'I worry now about calling somebody because the contact can be found out through a check of phone records or e-mails,' said veteran national security journalist R. Jeffrey Smith of the Center for Public Integrity, an influential nonprofit government accountability news organization in Washington. 'It leaves a digital trail that makes it easier for the government to monitor those contacts,' he said."

    The administration's war on leaks and other efforts to control information are the most aggressive I've seen since the Nixon administration, when I was one of the editors involved in The Washington Post's investigation of Watergate. The 30 experienced Washington journalists at a variety of news organizations whom I interviewed for this report could not remember any precedent."

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    'If MI5 warns that this is not in the public interest who am I to disbelieve them?', says the former editor of The Independent

    Like many people, I've spent years writing and speaking about the lethal power-subservient pathologies plaguing establishment journalism in the west. But this morning, I feel a bit like all of that was wasted time and energy, because this new column by career British journalist Chris Blackhurst - an executive with and, until a few months ago, the editor of the UK daily calling itself "The Independent" - contains a headline that says everything that needs to be said about the sickly state of establishment journalism:

    If the security services insist something is contrary to the public interest, and might harm their operations, who am I (despite my grounding from Watergate onwards) to disbelieve them?"

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    With General Alexander calling for NSA reporting to be halted, US and UK credibility as guardians of press freedom is crushed

    The most under-discussed aspect of the NSA story has long been its international scope. That all changed this week as both Germany and France exploded with anger over new revelations about pervasive NSA surveillance on their population and democratically elected leaders.

    As was true for Brazil previously, reports about surveillance aimed at leaders are receiving most of the media attention, but what really originally drove the story there were revelations that the NSA is bulk-spying on millions and millions of innocent citizens in all of those nations. The favorite cry of US government apologists -–everyone spies! – falls impotent in the face of this sort of ubiquitous, suspicionless spying that is the sole province of the US and its four English-speaking surveillance allies (the UK, Canada, Australia and New Zealand).

    The head of the embattled National Security Agency, Gen Keith Alexander, is accusing journalists of "selling" his agency's documents and is calling for an end to the steady stream of public disclosures of secrets snatched by former contractor Edward Snowden.

    "I think it's wrong that that newspaper reporters have all these documents, the 50,000 – whatever they have and are selling them and giving them out as if these – you know it just doesn't make sense," Alexander said in an interview with the Defense Department's "Armed With Science" blog.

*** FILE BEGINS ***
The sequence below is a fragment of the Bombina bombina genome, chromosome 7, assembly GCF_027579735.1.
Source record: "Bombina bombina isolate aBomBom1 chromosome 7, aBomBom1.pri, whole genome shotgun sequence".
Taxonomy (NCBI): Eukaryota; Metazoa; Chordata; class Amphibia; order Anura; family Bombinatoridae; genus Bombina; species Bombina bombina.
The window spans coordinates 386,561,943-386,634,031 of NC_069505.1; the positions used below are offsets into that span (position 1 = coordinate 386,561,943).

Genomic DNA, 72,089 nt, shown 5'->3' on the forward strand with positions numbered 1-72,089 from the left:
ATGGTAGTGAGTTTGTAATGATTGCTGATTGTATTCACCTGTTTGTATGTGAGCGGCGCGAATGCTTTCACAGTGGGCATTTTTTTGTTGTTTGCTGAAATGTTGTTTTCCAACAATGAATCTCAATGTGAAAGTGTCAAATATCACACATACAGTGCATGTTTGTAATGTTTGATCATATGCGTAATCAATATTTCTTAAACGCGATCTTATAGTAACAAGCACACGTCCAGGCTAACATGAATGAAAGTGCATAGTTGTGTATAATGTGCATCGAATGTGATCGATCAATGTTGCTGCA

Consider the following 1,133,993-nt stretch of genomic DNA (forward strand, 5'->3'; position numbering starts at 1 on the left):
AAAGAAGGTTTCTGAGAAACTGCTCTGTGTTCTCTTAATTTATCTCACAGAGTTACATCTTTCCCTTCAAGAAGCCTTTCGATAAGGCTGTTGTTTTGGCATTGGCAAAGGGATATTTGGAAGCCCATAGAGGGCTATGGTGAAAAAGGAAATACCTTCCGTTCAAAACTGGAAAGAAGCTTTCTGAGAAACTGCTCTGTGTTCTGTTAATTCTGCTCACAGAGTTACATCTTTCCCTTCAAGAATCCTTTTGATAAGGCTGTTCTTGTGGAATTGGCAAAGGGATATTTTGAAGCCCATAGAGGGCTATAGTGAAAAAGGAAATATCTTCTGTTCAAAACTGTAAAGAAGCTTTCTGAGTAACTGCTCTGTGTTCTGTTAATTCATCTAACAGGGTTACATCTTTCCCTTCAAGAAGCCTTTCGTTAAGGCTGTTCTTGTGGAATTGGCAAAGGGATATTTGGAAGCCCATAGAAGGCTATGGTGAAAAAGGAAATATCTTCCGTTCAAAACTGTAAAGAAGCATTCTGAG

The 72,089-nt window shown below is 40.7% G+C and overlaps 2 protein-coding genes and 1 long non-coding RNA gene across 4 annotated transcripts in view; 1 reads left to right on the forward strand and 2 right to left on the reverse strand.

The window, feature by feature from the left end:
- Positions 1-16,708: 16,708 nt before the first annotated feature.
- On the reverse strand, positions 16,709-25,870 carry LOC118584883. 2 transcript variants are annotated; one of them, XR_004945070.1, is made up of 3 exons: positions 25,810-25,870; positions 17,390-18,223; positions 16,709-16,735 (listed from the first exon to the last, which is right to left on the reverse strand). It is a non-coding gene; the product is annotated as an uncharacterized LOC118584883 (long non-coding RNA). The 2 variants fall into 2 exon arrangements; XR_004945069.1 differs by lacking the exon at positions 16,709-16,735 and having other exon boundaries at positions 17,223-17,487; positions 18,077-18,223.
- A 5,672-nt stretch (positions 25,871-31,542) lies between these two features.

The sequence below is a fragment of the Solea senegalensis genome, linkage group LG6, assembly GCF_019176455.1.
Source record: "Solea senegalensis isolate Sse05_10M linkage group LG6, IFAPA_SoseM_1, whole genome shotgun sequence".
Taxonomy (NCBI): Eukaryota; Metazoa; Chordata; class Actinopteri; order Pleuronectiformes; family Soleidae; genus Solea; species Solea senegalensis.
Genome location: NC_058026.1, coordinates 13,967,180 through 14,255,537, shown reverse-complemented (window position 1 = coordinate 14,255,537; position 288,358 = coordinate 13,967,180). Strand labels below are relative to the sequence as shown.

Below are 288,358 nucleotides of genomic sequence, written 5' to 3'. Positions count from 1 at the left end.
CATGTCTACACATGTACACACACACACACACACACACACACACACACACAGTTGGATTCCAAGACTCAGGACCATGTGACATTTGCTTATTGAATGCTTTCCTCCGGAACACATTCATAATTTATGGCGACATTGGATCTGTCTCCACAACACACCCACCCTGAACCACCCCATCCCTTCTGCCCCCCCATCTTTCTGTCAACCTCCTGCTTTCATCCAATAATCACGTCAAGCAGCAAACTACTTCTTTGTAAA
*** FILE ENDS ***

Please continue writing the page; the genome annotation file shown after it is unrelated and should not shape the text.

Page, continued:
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    Reporting the NSA story hasn't been easy, but it's always been fulfilling. It's what journalism at its crux is about, and we must protect that

    As many of you know, I'm leaving the Guardian in order to work with Pierre Omidyar, Laura Poitras, Jeremy Scahill and soon-to-be-identified others on building a new media organization. As I said when this news was reported a couple of weeks ago, leaving the Guardian was not an easy choice, but this was a dream opportunity that was impossible to decline.

    We do not yet have an exact launch date for the new outlet, but rest assured: I'm not going to disappear for months or anything like that. The new site will be up and running reasonably soon.

    British Prime Minister David Cameron said on Monday his government was likely to act to stop newspapers publishing what he called damaging leaks from former US intelligence operative Edward Snowden unless they began to behave more responsibly.

    "If they (newspapers) don't demonstrate some social responsibility it will be very difficult for government to stand back and not to act," Cameron told parliament, saying Britain's Guardian newspaper had "gone on" to print damaging material after initially agreeing to destroy other sensitive data.

    Our first object should therefore be, to leave open to him all the avenues to truth. The most effectual hitherto found, is the freedom of the press. It is, therefore, the first shut up by those who fear the investigation of their actions.

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    Obama is draping the banner of change over the NSA status quo. Bulk surveillance that caused such outrage will remain in place

    In response to political scandal and public outrage, official Washington repeatedly uses the same well-worn tactic. It is the one that has been hauled out over decades in response to many of America's most significant political scandals. Predictably, it is the same one that shaped President Obama's much-heralded Friday speech to announce his proposals for "reforming" the National Security Agency in the wake of seven months of intense worldwide controversy.

    The crux of this tactic is that US political leaders pretend to validate and even channel public anger by acknowledging that there are "serious questions that have been raised". They vow changes to fix the system and ensure these problems never happen again. And they then set out, with their actions, to do exactly the opposite: to make the system prettier and more politically palatable with empty, cosmetic "reforms" so as to placate public anger while leaving the system fundamentally unchanged, even more immune than before to serious challenge.

    The president should end – not mend – the government's collection and retention of all law-abiding Americans' data. When the government collects and stores every American's phone call data, it is engaging in a textbook example of an 'unreasonable search' that violates the constitution.